'I don't want to be an enemy': The View's Meghan McCain plays the victim after Joy Behar attacks Ted Cruz
Meghan McCain and Joy Behar on The View. (Photo: Screen capture)

"The View" co-hosts battled it out on Thursday following President Joe Biden's inauguration. While they gushed over Biden's speech, the fashion of notable women and the events that followed, Joy Behar asked why members like Sen. Ted Cruz (R-TX) and Josh Halwy (R-MO) were even in attendance given they worked so hard to try and overthrow the election.

"The other thing I want to know is how did Ted Cruz get in there?" Behar asked. " Did he come in underneath Lady Gaga's skirt? These are the questions I have today. What is he doing there? Why are these enemies there? The whole thing was beautiful. I loved the poet. I loved Joe. I loved the three presidents talking and making sense. It was like we had been kidnapped by some crazy family for four years and our parents have come to pick us up and you say to them, well, where were you all these years, you know?"

McCain turned the joke about Cruz into being about her as a Republican.

"I echo what everyone is saying about him, talking about the uncivil war, and, you know, that we need to come together as Americans and give him a chance, and I thought it was a really beautiful inauguration," she began. "The flip side of this is that there are 74 million Americans who, you know, didn't vote for him."

She went on to incorrectly state that it was a "much closer election than it should have been." Biden won by more votes than former President Barack Obama did in a matchup against Mitt Romney and more than the division of votes between former President George W. Bush and then-Sen. John Kerry in 2004. In 2000 and 2016, the Republicans in those years obviously lost the popular vote entirely. The 7 million-vote spread is a significant one, surpassed only by Presidents Obama in 2008, George H.W. Bush in 1988 and Ronald Regan. It's the second-largest election win in three decades.

"I think the question I have is, I believe Joe Biden. I don't know if I believe the rest of the Democratic coalition. I just listened to Joy call Ted Cruz an enemy and ask why he was at the inauguration," complained McCain. "If the rest of the Democratic Party and the left want to act like all Republicans and factions in this country are the enemy, I have trepidation going forward on just how much hope I have for us coming together because it's a great day to be a Democrat, but to be a conservative or to be Republican."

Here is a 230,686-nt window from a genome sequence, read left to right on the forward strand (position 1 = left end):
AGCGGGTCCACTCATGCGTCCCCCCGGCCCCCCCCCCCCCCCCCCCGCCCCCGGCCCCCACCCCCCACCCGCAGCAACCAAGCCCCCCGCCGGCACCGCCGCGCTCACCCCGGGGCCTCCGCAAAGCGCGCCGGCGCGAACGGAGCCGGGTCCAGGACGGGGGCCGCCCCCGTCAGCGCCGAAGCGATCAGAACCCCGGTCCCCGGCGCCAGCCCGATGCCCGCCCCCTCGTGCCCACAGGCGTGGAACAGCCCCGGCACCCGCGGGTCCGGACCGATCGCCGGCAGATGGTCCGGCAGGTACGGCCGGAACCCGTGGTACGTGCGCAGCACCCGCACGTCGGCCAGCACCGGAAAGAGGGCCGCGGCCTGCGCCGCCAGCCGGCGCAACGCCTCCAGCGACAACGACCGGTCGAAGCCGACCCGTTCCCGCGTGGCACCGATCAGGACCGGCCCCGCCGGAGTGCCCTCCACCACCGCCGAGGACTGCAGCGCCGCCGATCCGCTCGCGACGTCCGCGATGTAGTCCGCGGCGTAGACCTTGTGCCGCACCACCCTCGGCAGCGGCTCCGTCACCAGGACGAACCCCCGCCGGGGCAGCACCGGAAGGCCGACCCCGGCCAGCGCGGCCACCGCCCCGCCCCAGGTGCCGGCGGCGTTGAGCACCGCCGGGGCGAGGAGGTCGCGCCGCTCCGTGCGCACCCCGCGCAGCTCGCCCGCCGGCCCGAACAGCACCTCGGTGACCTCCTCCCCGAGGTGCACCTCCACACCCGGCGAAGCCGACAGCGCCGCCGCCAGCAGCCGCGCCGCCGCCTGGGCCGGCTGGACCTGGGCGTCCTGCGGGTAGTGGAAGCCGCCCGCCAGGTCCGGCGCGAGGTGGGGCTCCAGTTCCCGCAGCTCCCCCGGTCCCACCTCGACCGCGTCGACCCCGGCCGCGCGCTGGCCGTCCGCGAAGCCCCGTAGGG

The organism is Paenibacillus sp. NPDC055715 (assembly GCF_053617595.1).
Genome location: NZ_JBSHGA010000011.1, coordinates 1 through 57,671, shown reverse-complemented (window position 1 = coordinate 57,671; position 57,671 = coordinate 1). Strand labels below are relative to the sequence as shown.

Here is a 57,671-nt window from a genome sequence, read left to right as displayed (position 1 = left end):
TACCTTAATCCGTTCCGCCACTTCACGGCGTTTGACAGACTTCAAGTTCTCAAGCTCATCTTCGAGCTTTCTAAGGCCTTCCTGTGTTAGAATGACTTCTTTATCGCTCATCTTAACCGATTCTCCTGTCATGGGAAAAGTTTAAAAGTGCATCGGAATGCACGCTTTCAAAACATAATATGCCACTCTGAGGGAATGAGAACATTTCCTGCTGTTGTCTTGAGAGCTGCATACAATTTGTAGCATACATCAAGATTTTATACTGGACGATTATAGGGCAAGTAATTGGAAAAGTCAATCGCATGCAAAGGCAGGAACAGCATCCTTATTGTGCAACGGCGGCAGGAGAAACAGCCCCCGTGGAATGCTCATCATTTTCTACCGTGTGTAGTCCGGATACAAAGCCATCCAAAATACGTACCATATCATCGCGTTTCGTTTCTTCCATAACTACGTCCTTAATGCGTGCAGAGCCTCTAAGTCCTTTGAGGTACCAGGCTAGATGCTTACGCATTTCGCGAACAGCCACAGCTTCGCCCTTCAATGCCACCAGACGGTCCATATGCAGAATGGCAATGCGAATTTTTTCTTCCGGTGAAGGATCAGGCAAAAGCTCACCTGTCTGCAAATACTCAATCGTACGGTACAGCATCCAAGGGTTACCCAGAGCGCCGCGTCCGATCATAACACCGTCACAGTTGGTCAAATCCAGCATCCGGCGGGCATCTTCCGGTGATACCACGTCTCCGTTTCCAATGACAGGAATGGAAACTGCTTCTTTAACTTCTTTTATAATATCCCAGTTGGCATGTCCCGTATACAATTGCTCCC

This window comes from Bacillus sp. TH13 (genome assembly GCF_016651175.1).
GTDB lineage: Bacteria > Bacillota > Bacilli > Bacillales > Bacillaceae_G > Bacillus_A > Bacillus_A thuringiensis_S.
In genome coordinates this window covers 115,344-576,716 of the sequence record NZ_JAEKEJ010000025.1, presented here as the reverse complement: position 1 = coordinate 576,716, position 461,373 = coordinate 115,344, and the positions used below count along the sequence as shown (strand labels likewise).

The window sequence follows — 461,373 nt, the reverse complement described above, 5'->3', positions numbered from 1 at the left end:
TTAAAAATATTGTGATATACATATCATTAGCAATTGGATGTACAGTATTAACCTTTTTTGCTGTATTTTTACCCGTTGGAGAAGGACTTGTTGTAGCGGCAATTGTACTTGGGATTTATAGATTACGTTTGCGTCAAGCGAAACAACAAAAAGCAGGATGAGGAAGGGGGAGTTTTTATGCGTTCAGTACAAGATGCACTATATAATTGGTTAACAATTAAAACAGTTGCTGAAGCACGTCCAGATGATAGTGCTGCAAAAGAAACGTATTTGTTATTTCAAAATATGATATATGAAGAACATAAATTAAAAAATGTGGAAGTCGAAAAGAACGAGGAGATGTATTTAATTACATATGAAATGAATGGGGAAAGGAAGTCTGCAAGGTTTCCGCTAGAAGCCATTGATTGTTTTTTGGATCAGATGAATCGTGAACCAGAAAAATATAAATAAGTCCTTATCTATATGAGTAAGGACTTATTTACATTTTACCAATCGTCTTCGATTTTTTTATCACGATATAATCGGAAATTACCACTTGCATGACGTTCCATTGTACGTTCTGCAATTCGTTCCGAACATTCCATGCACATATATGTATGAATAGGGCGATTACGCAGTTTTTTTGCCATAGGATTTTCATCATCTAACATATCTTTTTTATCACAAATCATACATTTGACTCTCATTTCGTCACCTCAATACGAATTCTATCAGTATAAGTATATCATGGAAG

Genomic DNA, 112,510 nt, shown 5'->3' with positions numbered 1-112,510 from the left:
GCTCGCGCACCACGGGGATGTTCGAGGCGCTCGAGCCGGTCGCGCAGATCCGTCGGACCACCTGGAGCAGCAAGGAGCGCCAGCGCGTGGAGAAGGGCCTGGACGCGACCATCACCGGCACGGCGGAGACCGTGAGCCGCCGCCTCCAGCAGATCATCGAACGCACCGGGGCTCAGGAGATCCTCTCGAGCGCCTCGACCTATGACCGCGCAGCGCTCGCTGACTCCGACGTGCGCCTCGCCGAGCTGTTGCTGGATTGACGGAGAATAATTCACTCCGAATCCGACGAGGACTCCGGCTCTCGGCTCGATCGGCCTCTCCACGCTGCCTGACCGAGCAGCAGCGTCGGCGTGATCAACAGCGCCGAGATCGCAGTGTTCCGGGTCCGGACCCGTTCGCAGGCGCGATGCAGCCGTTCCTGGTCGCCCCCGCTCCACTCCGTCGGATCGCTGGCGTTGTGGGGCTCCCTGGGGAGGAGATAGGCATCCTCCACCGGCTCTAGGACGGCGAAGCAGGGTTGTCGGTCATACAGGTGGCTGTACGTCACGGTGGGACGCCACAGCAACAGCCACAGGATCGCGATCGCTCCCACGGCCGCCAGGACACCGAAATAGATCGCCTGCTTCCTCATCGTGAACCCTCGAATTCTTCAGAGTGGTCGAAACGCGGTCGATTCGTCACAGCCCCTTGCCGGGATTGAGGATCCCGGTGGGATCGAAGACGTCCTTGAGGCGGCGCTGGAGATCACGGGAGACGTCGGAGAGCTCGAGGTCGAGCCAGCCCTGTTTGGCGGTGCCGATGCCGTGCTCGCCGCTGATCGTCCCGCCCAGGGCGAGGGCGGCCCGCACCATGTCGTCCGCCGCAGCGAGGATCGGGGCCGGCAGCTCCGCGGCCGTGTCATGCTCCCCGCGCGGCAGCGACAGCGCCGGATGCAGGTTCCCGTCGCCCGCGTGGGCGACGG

McCain was not among the insurrectionists who led a siege on the U.S. Capitol in an attempt to overthrow the legislative branch of government. While she's correct, 74 million didn't cast ballots for Biden, the majority of those 74 million voters also didn't support the overthrow of the 2020 election and they certainly didn't support the insurrection. A whopping 7 in 10 Americans say that Trump deserves some blame for the attack and 54 percent think he should be charged with inciting a riot. Even an overwhelming number of Republican voters saw the attack as a "bad" or "tragic" event a YouGov poll said.

While McCain may still call herself a Republican, the Trump-wing of the GOP has horrified many Americans who oppose the 2020 election overthrow and the insurrection. Hawley's own state doesn't approve of his actions, according to Missouri polls. Americans also disapprove of Cruz's actions to the tune of 65 percent to approve at 30 percent.

Sunny Hostin went on to agree with Behar, reading tweets from Cruz and Sen. Marsha Blackburn (R-TN) attacking Biden while he was being sworn into office.